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Comment: Re:Wow... (Score 1) 150

by ultranova (#47927001) Attached to: Ask Slashdot: Have You Experienced Fear Driven Development?

As for FDD... standard on the east coast USA and many other parts of the world. It works for unthinking peons but utterly fails for jobs that require imagination.

If you treat your employees like unthinking peons, they will respond by behaving like that - and that means turning a blind eye towards the innumerable small irregularities and problems a workforce that doesn't actively hate you could easily correct before they have a noticeable effect on production. That is the difference between workplaces where everything seems to work as if by magic and one that does a passable impression of being haunted by an evil spirit because it is, specifically yours.

There are no jobs that don't benefit from thinking about how it fits to the bigger picture.

Comment: Re:Experience counts (Score 1) 150

by ultranova (#47926861) Attached to: Ask Slashdot: Have You Experienced Fear Driven Development?

But if you're afraid to do your job, it's because you have a problem with confidence in your own skills. Blaming management for such fears just takes the incompetence you exhibit to a whole new level of blame-gaming.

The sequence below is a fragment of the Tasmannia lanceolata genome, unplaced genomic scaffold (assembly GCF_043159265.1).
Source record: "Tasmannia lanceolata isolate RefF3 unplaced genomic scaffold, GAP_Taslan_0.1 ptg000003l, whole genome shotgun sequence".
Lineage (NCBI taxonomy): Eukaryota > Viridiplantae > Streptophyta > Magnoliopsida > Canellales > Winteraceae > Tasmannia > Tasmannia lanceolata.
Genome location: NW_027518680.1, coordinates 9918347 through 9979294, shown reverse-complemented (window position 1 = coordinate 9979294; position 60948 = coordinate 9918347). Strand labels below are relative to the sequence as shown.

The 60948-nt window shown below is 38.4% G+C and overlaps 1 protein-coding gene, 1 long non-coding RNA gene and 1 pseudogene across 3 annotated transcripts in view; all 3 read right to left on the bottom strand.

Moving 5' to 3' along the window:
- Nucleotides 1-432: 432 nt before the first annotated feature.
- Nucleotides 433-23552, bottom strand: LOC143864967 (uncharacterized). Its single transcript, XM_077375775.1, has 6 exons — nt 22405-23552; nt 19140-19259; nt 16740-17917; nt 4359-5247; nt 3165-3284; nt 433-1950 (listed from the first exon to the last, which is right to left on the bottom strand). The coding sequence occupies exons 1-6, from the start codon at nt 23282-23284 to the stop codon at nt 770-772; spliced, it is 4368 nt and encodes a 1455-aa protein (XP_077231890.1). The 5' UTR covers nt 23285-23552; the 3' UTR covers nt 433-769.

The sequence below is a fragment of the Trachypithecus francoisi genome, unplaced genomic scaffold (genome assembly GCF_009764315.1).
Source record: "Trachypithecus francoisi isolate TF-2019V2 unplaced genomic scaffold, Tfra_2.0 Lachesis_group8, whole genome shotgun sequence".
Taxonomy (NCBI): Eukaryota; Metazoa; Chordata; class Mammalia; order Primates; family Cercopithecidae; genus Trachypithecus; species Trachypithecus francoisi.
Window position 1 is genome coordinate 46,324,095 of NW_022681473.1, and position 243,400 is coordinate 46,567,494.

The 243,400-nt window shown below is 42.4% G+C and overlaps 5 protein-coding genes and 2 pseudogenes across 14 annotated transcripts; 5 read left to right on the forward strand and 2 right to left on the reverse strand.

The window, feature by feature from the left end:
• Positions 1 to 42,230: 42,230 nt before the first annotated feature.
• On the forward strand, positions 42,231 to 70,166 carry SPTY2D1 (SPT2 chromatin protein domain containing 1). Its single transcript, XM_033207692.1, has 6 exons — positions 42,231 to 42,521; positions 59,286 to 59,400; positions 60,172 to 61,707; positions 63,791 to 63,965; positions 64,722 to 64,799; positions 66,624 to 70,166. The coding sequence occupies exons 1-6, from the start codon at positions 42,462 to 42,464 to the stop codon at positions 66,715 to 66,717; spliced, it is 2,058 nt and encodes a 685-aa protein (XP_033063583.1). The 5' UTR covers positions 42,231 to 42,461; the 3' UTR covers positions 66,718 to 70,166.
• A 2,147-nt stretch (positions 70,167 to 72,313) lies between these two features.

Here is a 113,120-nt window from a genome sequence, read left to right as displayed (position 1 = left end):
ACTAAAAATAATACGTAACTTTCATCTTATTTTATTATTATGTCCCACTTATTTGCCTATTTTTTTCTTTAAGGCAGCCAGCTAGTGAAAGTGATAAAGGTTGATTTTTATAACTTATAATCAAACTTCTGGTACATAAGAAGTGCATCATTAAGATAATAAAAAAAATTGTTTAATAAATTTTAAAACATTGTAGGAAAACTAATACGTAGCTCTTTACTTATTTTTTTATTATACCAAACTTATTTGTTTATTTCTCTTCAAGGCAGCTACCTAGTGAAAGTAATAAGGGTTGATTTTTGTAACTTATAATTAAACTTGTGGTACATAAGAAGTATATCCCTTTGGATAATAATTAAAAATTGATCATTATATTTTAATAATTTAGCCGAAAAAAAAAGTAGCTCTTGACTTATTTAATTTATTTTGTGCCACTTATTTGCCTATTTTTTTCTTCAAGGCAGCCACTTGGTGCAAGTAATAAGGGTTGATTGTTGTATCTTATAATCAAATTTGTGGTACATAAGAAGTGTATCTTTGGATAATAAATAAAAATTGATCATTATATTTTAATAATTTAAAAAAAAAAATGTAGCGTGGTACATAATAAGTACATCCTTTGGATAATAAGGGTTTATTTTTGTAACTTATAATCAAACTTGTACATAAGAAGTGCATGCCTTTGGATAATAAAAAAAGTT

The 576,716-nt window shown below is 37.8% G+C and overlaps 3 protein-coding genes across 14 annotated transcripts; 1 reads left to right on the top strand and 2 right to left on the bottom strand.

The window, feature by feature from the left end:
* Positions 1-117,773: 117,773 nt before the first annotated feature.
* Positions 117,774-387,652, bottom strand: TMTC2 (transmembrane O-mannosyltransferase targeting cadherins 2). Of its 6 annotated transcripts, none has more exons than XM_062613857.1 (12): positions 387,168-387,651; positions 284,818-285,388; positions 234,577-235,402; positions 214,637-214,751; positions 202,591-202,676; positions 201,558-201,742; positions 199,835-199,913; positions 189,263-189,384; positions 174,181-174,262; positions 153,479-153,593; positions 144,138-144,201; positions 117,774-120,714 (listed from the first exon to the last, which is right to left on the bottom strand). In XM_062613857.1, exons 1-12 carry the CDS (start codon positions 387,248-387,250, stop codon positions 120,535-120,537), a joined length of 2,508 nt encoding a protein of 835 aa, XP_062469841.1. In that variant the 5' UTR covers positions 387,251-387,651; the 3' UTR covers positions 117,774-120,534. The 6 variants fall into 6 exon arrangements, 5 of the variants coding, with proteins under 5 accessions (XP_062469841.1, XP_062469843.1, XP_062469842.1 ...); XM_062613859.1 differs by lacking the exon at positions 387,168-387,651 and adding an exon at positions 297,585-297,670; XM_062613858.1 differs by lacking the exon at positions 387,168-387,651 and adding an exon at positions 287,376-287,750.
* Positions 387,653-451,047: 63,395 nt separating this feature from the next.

Unless it's not just you, but every one of your fellow employees. Then the problem is systematic in that workplace, and thus must be in the system itself.

The thing is, managers are humans and sometimes have serious issues or even outright mental problems, such as ego too powerful for them to handle. And sometimes they're simply afraid of their superiors. Competence only matters in a healthy organization where everyone is trying to meet its goals; in an ill one they concentrate on covering their ass, not just against mistakes but also against backstabbing.

Comment: Re:Wow... (Score 1) 150

by ultranova (#47926163) Attached to: Ask Slashdot: Have You Experienced Fear Driven Development?

It seems like you're extrapolating from that experience, to thinking "FDD" is a current trend. AFAIK it's not.

Sure it is. What's happening to programming is what happens to anything when there's more supply than demand: a race to the bottom. Personal computers used to be rare, so programmers could rely on their skills being so as well; now they're ubiquitous, and the industry is entering the same phase others did during the Industrial Revolution. The only known solution is to unionize and bargain collectively, but of course that requires giving up the cherished illusions of being able to make it on your own.

Comment: Re:Edge routers are expensive (Score 1) 73